The Global Impact Investing Network is calling on the investing community to take various steps to increase the "scale and effectiveness of impact investing."
Among 18 actions outlined in the network's "Roadmap for the Future of Impact Investing" report are forming principles and standards to strengthen the identity of impact investing; aligning incentives with impact so that impact performance is a key driver of allocation and compensation decisions; expanding the accessibility of impact investing products; creating tools and services to support the integration of impact investing; expanding education and training; and developing policies and regulations that support impact investing.
The non-profit network is dedicated to expanding the integration of impact investing to address challenges like climate change and social inequality. To develop the road map, which was released March 20, the network consulted with more than 350 individuals, including pension fund officials and money managers.
"Last year, as we marked 10 years since the creation of a formal global impact investing market, it became apparent to me that the current trajectory of the industry, although impressive, just wasn't going to be enough. ... A new plan was needed to exponentially accelerate our impact, " said Amit Bouri, GIIN's co-founder and CEO, in an introductory letter included in the report. "This road map is that plan. In it, we articulate a new endgame for the impact investing industry — to consider how we can have an impact on all investing and spur systemic change in the global financial markets. ... To lead the way to a new future where impact is embedded in all investment decisions and impact investing is an option for everyone."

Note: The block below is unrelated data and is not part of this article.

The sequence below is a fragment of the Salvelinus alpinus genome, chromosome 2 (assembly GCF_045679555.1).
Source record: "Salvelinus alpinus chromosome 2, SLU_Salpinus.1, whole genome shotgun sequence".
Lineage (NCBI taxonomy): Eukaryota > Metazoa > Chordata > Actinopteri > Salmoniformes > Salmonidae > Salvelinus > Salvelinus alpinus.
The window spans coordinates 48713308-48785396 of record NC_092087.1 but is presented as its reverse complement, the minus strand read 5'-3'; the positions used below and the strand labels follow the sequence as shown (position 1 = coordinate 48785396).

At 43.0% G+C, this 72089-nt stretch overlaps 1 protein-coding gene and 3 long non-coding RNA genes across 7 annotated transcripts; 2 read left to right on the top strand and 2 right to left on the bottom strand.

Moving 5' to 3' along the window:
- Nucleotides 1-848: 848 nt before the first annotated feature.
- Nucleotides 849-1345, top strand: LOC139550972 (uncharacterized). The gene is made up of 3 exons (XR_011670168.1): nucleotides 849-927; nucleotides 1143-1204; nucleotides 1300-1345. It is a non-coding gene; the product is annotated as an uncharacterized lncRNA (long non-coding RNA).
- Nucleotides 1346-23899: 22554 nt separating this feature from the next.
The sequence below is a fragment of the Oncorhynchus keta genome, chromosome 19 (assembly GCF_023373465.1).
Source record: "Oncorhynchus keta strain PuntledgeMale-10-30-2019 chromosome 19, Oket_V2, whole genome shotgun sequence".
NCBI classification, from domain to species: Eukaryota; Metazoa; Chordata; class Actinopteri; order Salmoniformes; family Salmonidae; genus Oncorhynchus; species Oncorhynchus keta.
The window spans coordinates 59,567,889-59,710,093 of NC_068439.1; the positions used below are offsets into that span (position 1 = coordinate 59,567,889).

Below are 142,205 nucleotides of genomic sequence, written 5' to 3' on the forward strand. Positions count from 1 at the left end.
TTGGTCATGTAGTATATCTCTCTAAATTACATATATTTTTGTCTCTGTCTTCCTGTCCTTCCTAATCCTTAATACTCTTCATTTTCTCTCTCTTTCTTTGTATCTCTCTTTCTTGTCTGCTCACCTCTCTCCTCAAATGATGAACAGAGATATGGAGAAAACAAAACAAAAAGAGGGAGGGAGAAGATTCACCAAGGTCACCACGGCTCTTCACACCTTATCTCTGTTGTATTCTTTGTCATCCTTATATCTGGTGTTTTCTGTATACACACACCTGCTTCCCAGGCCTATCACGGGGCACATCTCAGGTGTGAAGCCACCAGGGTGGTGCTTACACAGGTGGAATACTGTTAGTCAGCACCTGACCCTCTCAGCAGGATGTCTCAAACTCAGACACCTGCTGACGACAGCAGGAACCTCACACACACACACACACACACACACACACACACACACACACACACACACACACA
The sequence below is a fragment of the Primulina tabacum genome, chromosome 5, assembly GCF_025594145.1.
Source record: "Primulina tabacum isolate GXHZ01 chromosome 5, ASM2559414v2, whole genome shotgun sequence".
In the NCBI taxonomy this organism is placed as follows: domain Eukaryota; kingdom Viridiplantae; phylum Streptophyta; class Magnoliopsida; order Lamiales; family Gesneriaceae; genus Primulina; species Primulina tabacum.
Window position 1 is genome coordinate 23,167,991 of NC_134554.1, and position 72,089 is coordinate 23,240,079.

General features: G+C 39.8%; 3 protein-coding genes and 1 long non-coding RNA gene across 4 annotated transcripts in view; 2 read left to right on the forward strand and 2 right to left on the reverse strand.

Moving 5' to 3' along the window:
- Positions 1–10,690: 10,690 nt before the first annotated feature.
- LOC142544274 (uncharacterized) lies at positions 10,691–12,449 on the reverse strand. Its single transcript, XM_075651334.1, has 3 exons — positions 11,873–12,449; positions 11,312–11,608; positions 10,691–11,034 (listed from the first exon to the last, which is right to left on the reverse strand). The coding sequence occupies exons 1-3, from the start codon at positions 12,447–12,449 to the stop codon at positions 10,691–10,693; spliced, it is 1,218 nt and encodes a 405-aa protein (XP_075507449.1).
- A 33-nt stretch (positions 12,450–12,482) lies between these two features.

Abhilash Mudaliar, Seattle-based research director of the GIIN, said in a telephone interview that the organization plans to use the road map to help develop a strategic plan over the next few years.
In the near-term, Mr. Mudaliar said the GIIN plans to schedule workshops with asset owners, academics, money managers and others to develop an implementation plan for the road map's 18 actions and assign tasks.
"It is going to take a lot of diverse groups to bring all of these actions to light," Mr. Mudaliar said.
The road map is available on the GIIN's website.— meaghan kilroy